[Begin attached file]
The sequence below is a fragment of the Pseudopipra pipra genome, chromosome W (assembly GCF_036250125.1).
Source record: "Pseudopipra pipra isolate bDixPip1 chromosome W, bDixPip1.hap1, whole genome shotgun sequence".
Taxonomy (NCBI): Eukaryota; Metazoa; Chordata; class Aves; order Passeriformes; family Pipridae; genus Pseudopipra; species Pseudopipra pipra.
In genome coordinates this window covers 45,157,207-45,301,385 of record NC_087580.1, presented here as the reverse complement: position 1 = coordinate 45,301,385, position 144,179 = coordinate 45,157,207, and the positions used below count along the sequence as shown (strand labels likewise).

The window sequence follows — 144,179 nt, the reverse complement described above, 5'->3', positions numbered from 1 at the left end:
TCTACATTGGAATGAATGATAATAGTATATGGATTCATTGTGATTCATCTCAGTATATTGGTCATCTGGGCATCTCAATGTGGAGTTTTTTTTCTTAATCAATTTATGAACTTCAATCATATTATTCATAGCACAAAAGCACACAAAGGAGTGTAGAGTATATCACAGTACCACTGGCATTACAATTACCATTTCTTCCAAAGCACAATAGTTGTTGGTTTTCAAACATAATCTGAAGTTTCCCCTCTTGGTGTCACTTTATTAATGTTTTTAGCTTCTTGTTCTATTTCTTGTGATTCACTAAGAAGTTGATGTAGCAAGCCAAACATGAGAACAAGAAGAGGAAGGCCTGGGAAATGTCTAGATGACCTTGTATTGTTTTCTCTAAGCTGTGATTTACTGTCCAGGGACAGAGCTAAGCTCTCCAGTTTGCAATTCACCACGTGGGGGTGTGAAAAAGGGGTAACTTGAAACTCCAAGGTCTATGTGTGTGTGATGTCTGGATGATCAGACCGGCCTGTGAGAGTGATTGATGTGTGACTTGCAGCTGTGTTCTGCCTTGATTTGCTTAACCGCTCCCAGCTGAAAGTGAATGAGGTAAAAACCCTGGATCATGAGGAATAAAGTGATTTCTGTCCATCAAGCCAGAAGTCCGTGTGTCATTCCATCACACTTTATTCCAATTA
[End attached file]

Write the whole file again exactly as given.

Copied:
The sequence below is a fragment of the Pseudopipra pipra genome, chromosome W (assembly GCF_036250125.1).
Source record: "Pseudopipra pipra isolate bDixPip1 chromosome W, bDixPip1.hap1, whole genome shotgun sequence".
Taxonomy (NCBI): Eukaryota; Metazoa; Chordata; class Aves; order Passeriformes; family Pipridae; genus Pseudopipra; species Pseudopipra pipra.
In genome coordinates this window covers 45,157,207-45,301,385 of record NC_087580.1, presented here as the reverse complement: position 1 = coordinate 45,301,385, position 144,179 = coordinate 45,157,207, and the positions used below count along the sequence as shown (strand labels likewise).

The window sequence follows — 144,179 nt, the reverse complement described above, 5'->3', positions numbered from 1 at the left end:
TCTACATTGGAATGAATGATAATAGTATATGGATTCATTGTGATTCATCTCAGTATATTGGTCATCTGGGCATCTCAATGTGGAGTTTTTTTTCTTAATCAATTTATGAACTTCAATCATATTATTCATAGCACAAAAGCACACAAAGGAGTGTAGAGTATATCACAGTACCACTGGCATTACAATTACCATTTCTTCCAAAGCACAATAGTTGTTGGTTTTCAAACATAATCTGAAGTTTCCCCTCTTGGTGTCACTTTATTAATGTTTTTAGCTTCTTGTTCTATTTCTTGTGATTCACTAAGAAGTTGATGTAGCAAGCCAAACATGAGAACAAGAAGAGGAAGGCCTGGGAAATGTCTAGATGACCTTGTATTGTTTTCTCTAAGCTGTGATTTACTGTCCAGGGACAGAGCTAAGCTCTCCAGTTTGCAATTCACCACGTGGGGGTGTGAAAAAGGGGTAACTTGAAACTCCAAGGTCTATGTGTGTGTGATGTCTGGATGATCAGACCGGCCTGTGAGAGTGATTGATGTGTGACTTGCAGCTGTGTTCTGCCTTGATTTGCTTAACCGCTCCCAGCTGAAAGTGAATGAGGTAAAAACCCTGGATCATGAGGAATAAAGTGATTTCTGTCCATCAAGCCAGAAGTCCGTGTGTCATTCCATCACACTTTATTCCAATTA